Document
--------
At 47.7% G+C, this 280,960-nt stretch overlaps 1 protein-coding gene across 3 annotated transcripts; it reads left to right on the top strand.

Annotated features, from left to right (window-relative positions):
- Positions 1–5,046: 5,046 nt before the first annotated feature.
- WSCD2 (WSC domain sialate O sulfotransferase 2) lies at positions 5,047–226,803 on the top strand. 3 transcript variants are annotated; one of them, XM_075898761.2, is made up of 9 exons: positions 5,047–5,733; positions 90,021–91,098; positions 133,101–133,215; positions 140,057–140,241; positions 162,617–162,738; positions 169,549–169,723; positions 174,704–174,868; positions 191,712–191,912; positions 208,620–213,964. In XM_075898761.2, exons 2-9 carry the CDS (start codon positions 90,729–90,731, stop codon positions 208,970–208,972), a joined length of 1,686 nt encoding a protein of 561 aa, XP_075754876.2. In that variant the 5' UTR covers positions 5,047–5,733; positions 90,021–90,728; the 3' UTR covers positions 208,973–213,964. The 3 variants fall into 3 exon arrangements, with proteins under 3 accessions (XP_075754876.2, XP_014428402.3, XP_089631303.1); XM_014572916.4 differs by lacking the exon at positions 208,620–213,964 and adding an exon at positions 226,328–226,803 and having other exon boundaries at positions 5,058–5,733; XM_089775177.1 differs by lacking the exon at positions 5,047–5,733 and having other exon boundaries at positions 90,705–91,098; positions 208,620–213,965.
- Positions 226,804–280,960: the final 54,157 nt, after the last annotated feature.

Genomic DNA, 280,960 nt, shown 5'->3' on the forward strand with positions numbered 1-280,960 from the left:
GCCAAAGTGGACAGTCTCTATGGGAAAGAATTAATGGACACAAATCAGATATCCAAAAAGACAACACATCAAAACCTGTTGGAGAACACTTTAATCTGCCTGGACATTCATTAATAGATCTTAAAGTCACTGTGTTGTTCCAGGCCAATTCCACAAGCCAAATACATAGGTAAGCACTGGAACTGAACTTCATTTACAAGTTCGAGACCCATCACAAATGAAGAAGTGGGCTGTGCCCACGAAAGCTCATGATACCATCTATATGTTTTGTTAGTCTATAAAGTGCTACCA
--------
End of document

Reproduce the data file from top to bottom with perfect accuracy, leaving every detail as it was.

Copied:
At 47.7% G+C, this 280,960-nt stretch overlaps 1 protein-coding gene across 3 annotated transcripts; it reads left to right on the top strand.

Annotated features, from left to right (window-relative positions):
- Positions 1–5,046: 5,046 nt before the first annotated feature.
- WSCD2 (WSC domain sialate O sulfotransferase 2) lies at positions 5,047–226,803 on the top strand. 3 transcript variants are annotated; one of them, XM_075898761.2, is made up of 9 exons: positions 5,047–5,733; positions 90,021–91,098; positions 133,101–133,215; positions 140,057–140,241; positions 162,617–162,738; positions 169,549–169,723; positions 174,704–174,868; positions 191,712–191,912; positions 208,620–213,964. In XM_075898761.2, exons 2-9 carry the CDS (start codon positions 90,729–90,731, stop codon positions 208,970–208,972), a joined length of 1,686 nt encoding a protein of 561 aa, XP_075754876.2. In that variant the 5' UTR covers positions 5,047–5,733; positions 90,021–90,728; the 3' UTR covers positions 208,973–213,964. The 3 variants fall into 3 exon arrangements, with proteins under 3 accessions (XP_075754876.2, XP_014428402.3, XP_089631303.1); XM_014572916.4 differs by lacking the exon at positions 208,620–213,964 and adding an exon at positions 226,328–226,803 and having other exon boundaries at positions 5,058–5,733; XM_089775177.1 differs by lacking the exon at positions 5,047–5,733 and having other exon boundaries at positions 90,705–91,098; positions 208,620–213,965.
- Positions 226,804–280,960: the final 54,157 nt, after the last annotated feature.

Genomic DNA, 280,960 nt, shown 5'->3' on the forward strand with positions numbered 1-280,960 from the left:
GCCAAAGTGGACAGTCTCTATGGGAAAGAATTAATGGACACAAATCAGATATCCAAAAAGACAACACATCAAAACCTGTTGGAGAACACTTTAATCTGCCTGGACATTCATTAATAGATCTTAAAGTCACTGTGTTGTTCCAGGCCAATTCCACAAGCCAAATACATAGGTAAGCACTGGAACTGAACTTCATTTACAAGTTCGAGACCCATCACAAATGAAGAAGTGGGCTGTGCCCACGAAAGCTCATGATACCATCTATATGTTTTGTTAGTCTATAAAGTGCTACCA